As I Sue and I left gorgeous Jimbour House, we bid farewell to its lush gardens and lavish buildings and motored down the road past endless fields and tiny villages, keeping a weather eye open for a place to stay the night.
We’d decided beforehand not to limit ourselves with reservations or pre-planned stops, so finding a place to pitch my tent each day was always a bit of an adventure.
So far we’d been lucky, finding a wonderful camping spot in the Bunya Mountains with access to unlimited hot showers. (Is there anything better whilst camping than a hot shower?)
As the sun sank lower and our road led us down increasingly uninhabited stretches, we started to get a wee bit nervous. We drove onward, hoping for a campsite yet contemplated just parking under a sturdy tree for the night before it got too dark.
Then I spotted a sign for heritage listed Boondooma Homestead. We didn’t know what it might be – a museum? A restaurant? An empty site where something important used to be? But we decided to give it a go.
What a delight it turned out to be.
Boondooma Homestead is actually Boondooma Homestead Museum and Heritage Complex. It is a quirky yet interesting hodgepodge of heritage buildings and a range of accommodation from cabins and camping to a caravan park. There are hot showers (yay!) and clean bathrooms, acres of space to wander through, and friendly hosts who welcome everyone for nibbles and drinks each evening.
Heritage-listed Boondooma Homestead was the center of the original Boondooma Station, which was settled in 1846 by three young Scotsmen. They brought in sheep to provide an income of tallow and wool, and shepherds from Germany and China to keep the flocks safe.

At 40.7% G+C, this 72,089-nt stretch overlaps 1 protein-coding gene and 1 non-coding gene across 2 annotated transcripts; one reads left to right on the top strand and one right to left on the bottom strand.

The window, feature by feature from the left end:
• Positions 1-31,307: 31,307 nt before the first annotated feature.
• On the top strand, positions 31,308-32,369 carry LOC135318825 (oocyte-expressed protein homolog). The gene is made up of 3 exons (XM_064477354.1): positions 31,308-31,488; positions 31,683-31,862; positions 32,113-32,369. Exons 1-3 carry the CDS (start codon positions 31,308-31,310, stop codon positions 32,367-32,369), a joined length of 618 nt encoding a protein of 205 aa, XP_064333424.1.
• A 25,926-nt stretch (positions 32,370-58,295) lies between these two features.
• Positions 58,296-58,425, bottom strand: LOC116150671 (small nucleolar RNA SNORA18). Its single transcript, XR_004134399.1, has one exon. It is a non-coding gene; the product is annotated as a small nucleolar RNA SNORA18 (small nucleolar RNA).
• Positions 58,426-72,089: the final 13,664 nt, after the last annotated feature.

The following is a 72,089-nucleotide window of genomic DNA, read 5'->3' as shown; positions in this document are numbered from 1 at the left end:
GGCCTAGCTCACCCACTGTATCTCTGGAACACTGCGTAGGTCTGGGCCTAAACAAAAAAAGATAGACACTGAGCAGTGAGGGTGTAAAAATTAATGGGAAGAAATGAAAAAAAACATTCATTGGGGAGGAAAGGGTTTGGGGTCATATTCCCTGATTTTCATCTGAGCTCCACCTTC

Being so isolated, Boondooma relied on supplies brought in by wagon twice a year and stored in the Stone Store pictured below.
The Stone Store was built to store and dispense supplies to the Station workers, and later to local settlers until 1922.
You can take a guided tour of Boondooma Homestead, and explore many old buildings such as the post office (1850), original shepherd’s hut (1861), cool shed, and the original homestead that was completed in 1855. You can also participate in several events throughout the year including Spirit of the Bush, a heritage weekend and balladeers muster, and Scots in the Bush, a celebration of the Scottish people who opened up so much of Australia.
We, however, were happy to simply set up camp and enjoy a good visit, a glass of wine, and the stunning views of trees and fields.
I didn’t get to enjoy the facilities as much as I normally would since I had an epic bout of heatstroke thanks to way too much sun during the day. I’d forgotten that in Australia, even when it’s lovely and cool (in the Bunya Mountains), the sun is fierce and will knock a Canadian girl flat if she’s not careful.
So I guzzled water, had a lovely sleep, and woke to this view the next morning.
We were amazed at the peace and quiet of the place, and the utter absence of flies and mosquitoes. It was marvelous.
We had a leisurely morning, reading our books while we sipped our coffees and watched the sunrise.
We had those blissful hot showers then sat down to the dinner I was too ill for the night before. I’ve never had gnocchi for breakfast before, but it was splendid, especially with a fresh tomato sauce, fresh basil, and a couple of crispy roasted sausages.
What a difference a good sleep and some good food makes. Heatstroke was a (mostly) distant memory, and I was ready for our next adventure.
What is your favorite camping breakfast? xo